“No. It exists, as real data. Therefore it affects the balance of the material, the sum total of all other available data. To reject it would be to give a false reading. The machines can’t reject any data that’s known to be true.”
Sherikov pulled moodily at his black beard. “I would be interested in knowing what sort of factor the machines can’t handle. I thought they could take in all data pertaining to contemporary reality.”
“They can. This factor has nothing to do with contemporary reality. That’s the trouble. Histo-research in bringing its time bubble back from the past got overzealous and cut the circuit too quickly. The bubble came back loaded — with a man from the twentieth century. A man from the past.”
“I see. A man from two centuries ago.” The big Pole frowned. “And with a radically different Weltanschauung. No connection with our present society. Not integrated along our lines at all. Therefore the SRB machines are perplexed.”
Reinhart grinned. “Perplexed? I suppose so. In any case, they can’t do anything with the data about this man. The variable man. No statistics at all have been thrown up — no predictions have been made. And it knocks everything else out of phase. We’re dependent on the constant showing of these odds. The whole war effort is geared around them.”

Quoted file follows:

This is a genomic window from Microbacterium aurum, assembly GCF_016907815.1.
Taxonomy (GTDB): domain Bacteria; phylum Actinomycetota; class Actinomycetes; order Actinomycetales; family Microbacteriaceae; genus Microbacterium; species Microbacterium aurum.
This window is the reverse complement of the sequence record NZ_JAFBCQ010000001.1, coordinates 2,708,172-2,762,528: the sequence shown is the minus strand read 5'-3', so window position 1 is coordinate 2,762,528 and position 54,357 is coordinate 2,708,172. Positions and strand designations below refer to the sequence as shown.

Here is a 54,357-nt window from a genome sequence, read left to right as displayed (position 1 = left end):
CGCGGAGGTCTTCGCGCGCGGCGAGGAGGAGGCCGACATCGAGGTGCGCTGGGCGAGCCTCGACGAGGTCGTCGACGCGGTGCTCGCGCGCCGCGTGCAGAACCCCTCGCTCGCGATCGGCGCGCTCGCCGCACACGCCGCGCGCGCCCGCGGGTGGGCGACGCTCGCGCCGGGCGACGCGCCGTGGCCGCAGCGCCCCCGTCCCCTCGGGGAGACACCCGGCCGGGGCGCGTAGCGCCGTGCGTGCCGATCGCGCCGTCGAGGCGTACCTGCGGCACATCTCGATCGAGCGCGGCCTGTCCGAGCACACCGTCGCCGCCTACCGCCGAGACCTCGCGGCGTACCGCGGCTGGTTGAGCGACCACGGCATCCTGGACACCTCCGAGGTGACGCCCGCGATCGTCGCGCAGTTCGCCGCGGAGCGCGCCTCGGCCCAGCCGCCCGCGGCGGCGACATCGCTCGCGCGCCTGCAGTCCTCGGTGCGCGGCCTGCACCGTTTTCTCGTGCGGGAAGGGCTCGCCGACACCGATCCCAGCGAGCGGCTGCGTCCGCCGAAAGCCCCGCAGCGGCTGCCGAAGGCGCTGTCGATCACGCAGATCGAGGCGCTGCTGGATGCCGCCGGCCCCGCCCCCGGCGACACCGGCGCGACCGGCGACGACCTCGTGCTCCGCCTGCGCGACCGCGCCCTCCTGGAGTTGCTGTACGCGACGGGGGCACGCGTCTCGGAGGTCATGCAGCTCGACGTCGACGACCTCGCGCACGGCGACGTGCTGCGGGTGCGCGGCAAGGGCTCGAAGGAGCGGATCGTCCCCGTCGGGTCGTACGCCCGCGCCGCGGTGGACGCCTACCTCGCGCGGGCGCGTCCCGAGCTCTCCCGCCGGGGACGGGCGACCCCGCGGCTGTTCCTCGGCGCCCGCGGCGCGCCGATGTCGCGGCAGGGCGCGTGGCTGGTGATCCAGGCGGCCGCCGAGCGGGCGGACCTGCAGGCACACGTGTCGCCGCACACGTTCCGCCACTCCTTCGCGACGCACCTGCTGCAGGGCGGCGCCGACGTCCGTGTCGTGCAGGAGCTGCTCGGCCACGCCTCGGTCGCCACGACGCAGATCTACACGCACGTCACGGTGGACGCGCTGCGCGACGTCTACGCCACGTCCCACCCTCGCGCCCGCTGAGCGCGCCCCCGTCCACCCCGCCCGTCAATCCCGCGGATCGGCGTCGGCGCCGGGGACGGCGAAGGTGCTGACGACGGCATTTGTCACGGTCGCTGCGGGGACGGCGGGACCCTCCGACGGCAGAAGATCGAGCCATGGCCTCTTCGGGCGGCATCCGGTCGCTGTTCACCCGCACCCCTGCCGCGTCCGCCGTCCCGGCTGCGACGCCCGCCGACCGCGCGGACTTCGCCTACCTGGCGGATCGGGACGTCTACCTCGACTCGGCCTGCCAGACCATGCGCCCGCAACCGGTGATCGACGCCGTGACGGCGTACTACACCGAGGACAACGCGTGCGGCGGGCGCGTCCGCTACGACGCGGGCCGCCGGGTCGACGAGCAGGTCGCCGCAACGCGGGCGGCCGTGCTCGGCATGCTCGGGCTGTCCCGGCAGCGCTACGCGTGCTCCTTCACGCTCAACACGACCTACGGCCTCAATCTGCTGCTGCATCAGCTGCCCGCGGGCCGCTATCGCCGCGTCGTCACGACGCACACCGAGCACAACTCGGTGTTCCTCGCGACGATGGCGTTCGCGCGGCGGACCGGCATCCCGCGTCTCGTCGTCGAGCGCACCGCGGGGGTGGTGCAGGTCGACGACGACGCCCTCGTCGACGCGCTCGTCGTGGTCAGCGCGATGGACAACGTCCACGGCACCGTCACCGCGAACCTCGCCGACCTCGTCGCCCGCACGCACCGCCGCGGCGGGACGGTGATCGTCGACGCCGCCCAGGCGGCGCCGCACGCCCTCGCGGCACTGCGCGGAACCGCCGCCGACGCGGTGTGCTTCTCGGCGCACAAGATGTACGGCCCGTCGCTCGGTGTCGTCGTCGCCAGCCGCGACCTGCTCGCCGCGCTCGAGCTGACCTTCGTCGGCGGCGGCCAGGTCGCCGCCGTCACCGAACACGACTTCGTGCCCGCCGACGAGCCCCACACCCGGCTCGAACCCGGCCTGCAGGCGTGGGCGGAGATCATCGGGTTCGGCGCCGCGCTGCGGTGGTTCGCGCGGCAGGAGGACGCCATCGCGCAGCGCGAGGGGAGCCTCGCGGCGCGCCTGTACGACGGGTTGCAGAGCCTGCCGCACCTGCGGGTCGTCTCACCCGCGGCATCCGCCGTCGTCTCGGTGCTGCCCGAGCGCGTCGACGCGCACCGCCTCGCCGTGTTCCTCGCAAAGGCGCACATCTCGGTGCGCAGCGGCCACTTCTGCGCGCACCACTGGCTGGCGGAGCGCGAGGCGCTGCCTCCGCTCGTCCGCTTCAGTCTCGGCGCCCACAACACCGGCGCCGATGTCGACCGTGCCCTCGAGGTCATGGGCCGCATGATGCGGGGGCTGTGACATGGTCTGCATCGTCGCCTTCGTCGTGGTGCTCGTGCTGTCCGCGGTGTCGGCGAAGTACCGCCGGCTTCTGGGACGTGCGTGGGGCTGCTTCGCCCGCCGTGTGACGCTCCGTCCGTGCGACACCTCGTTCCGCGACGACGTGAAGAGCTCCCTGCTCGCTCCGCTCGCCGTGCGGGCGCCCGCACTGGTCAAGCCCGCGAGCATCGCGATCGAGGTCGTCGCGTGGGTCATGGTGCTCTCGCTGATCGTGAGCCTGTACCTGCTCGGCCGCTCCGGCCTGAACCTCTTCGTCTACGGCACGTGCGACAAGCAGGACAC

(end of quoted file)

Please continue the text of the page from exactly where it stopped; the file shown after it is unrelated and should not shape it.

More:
“The horse-shoe nail. Remember the old poem? ‘For want of a nail the shoe was lost. For want of the shoe the horse was lost. For want of the horse the rider was lost. For want –‘ ”
“Exactly. A single factor coming along like this, one single individual, can throw everything off. It doesn’t seem possible that one person could knock an entire society out of balance — but apparently it is.”
“What are you doing about this man?”
“The Security police are organized in a mass search for him.”
“He escaped into the Albertine Mountain Range last night. It’ll be hard to find him. We must expect him to be loose for another forty-eight hours. It’ll take that long for us to arrange the annihilation of the range area. Perhaps a trifle longer. And meanwhile –“